How to Go With a Flow that Begins as a Dribble

Sure there is a schedule, but prospective passengers are advised that the company cannot promise to stick to it. Not with the unknowns the ship must cope with. So this seven day journey out to the mouth of the St. Lawrence and back starts as a trip that may begin tonight, though the boat was supposed to depart last night, and may return in a week, or maybe more. Hmm. Such uncertainty.  Even the bus from Quebec City to Rimouski is delayed, by a mechanical problem. Before we leave the city the bus driver pulls over to explain that we must wait for a replacement bus, which takes about a half an hour. But the seats are comfortable, the bus uncrowded, and it isn't as if I am afraid I am going to miss the boat. Along the route we encounter another bus with a similar problem. The bus driver stops, apologizes, and we wait for the arrival of the travellers who were stranded on the side of the highway, for how long I am not sure.

This is not a third world country but Eastern Quebec in its late spring glory. Hedges of lilacs and a tall white flower shrub that looks like oleander, but could it be? This far north? Many round capped silos rising from dairy farms on rolling green terrain. Some stone houses but most more modern, though even a few of these retain the classic metal roof in the mansard style. Nouvelle France, the rural part. Stones like resting sheep on the tidal flats of the fleuve St. Laurent. On the side of the road, a rock formation so perfectly striated it resembles a cross section of ribbon fudge. Cow replicas announce dairies. Here the fields are narrow, the same shape as the seignuries first granted in the 1600's. These are not the well worked fields of France, with the typical cluster of houses that make up small villages where farm families reside. Communes. Villages with perhaps a single boulangerie, a pharmacie, boucherie, epicerie. Along the highway here, the bus stops to pick up or let passengers off at Petrocan stations or malls with their SAQ's - government liquor stores - their Provigo's, maybe a Target store.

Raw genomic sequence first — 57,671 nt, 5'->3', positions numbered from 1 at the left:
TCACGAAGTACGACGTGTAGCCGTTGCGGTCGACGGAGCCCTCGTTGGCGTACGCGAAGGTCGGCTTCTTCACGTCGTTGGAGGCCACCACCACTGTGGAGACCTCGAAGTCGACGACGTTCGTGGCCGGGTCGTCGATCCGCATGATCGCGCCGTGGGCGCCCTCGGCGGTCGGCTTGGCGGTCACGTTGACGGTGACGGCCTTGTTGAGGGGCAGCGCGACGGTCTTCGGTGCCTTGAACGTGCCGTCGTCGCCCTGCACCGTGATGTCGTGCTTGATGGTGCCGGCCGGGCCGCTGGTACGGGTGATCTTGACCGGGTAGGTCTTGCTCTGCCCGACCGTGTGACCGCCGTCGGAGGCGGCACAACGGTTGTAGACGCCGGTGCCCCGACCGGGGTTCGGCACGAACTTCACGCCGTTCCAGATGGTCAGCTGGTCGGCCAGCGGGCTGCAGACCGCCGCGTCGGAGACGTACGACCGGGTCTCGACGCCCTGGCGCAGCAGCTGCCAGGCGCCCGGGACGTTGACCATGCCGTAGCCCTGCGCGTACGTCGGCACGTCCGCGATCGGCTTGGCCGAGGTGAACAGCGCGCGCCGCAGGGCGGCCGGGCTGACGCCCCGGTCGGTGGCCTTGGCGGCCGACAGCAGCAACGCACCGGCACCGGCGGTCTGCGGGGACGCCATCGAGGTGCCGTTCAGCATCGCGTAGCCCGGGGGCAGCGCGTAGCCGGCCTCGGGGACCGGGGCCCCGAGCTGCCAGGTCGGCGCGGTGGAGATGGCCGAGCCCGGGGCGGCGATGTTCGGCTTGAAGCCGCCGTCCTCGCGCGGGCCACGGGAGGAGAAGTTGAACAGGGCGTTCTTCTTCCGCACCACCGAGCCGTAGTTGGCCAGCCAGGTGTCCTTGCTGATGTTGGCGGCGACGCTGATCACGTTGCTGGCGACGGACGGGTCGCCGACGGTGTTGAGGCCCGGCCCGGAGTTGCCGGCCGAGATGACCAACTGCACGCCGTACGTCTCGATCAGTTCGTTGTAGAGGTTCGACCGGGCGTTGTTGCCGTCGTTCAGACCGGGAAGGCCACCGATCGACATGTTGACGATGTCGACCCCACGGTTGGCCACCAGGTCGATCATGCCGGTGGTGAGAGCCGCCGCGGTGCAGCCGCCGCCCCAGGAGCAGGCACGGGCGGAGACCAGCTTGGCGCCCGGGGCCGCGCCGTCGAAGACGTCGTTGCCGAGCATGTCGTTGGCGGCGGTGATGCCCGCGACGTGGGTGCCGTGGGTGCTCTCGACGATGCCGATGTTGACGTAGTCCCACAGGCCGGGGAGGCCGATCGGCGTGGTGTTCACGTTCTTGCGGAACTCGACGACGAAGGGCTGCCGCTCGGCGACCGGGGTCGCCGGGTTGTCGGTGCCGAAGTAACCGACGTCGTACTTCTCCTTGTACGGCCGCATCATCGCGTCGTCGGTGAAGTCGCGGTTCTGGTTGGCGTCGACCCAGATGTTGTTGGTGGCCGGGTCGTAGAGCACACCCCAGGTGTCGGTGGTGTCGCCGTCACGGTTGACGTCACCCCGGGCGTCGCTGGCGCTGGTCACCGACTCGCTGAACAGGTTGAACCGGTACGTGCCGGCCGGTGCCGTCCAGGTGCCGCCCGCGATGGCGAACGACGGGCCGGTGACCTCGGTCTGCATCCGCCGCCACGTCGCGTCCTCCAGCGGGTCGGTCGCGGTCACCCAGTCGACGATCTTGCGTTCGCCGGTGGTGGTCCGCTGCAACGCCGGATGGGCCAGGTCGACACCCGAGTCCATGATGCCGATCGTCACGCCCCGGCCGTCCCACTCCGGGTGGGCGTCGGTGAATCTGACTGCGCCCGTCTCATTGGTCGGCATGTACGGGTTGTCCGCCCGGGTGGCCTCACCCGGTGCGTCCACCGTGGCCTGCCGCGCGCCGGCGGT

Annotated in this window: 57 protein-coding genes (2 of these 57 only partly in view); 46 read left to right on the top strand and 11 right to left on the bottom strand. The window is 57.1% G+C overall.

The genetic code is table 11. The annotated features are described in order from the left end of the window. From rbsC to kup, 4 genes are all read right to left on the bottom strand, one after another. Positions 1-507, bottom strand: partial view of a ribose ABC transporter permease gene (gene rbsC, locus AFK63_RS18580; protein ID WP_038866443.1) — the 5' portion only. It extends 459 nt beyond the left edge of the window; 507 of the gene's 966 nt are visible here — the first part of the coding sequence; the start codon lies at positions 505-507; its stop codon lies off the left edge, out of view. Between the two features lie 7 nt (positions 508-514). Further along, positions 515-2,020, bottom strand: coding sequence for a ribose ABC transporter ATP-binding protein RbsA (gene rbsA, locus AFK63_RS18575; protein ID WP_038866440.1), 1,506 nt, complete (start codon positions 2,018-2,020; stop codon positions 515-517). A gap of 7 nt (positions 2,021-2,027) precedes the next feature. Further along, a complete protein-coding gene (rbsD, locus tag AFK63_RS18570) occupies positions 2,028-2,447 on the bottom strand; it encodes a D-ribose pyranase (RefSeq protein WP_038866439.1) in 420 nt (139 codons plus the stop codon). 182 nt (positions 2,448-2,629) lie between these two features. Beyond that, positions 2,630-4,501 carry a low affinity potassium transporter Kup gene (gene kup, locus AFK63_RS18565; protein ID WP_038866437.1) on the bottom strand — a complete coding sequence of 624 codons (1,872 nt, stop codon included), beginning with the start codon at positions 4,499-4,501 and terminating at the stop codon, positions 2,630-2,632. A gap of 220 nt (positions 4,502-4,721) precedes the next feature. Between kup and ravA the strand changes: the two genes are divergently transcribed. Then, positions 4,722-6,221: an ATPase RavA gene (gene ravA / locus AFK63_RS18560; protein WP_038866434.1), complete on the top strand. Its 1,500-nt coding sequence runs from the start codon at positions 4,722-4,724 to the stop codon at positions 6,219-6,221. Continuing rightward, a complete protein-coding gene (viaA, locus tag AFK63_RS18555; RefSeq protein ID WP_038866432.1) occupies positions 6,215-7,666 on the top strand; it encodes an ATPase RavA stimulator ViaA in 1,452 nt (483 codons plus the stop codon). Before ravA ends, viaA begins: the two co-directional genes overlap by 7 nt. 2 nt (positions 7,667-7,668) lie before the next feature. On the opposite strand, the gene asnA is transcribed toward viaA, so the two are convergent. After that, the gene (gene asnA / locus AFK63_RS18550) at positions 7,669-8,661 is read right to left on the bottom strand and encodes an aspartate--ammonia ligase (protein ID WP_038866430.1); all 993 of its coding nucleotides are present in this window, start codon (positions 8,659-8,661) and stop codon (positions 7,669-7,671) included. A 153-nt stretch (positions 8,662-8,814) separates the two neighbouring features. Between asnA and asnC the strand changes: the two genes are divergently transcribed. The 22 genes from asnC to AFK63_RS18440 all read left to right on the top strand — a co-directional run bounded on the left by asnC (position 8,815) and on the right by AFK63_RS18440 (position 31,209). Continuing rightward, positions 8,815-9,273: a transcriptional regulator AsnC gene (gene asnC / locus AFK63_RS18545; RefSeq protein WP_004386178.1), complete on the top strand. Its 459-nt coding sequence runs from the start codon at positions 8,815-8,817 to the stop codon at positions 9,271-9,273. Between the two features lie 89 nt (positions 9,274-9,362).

At last,  Rimouski.  With time to spare I meander along the sea front two miles across from St. Barnaby Island. A hermit lived there. Ironically, Toussaint Le Cartier's name lives because he was a hermit.  Afraid he would perish on the voyage from France to the new world, 286 years ago if records don't lie, he promised God that if he survived he would live alone, off the fruits of his own labour, the first place he could land. That turned out to Saint-Barnab√©. The poor fellow was an epileptic, according to reports from those who knew of him. The disease caused one of his eyes to bulge out, and for comfort, he had his dog lick it. Ah, stories: what makes them last? Why has the tale of Toussaint persisted?

The night is warm, the air sweet, the river slowly rising up the long sandy shore as I walk from the bus station to la marina in the late dusk light. A man pruning his lilacs smiles his assent when I ask if I can I take a blossom from his pile. It is almost dark when I reach the quai where the Bella Desgagnes has at last arrived. Soon this one-year old vessel will accept passengers and all the containers the gleaming white crane is in the process of hoisting onto the deck, and we will head downstream, with stops at Sept-Iles, Anticosti Island, Havre St Pierre, Natashquan, Kegaska, La Romaine, Harrington Harbor, St. Augustin, La Tabatière and, just at the border of Labrador, Blanc Sablon. We are not flowing yet, though we rock gently in our comfortable beds as the tide lifts us into the night.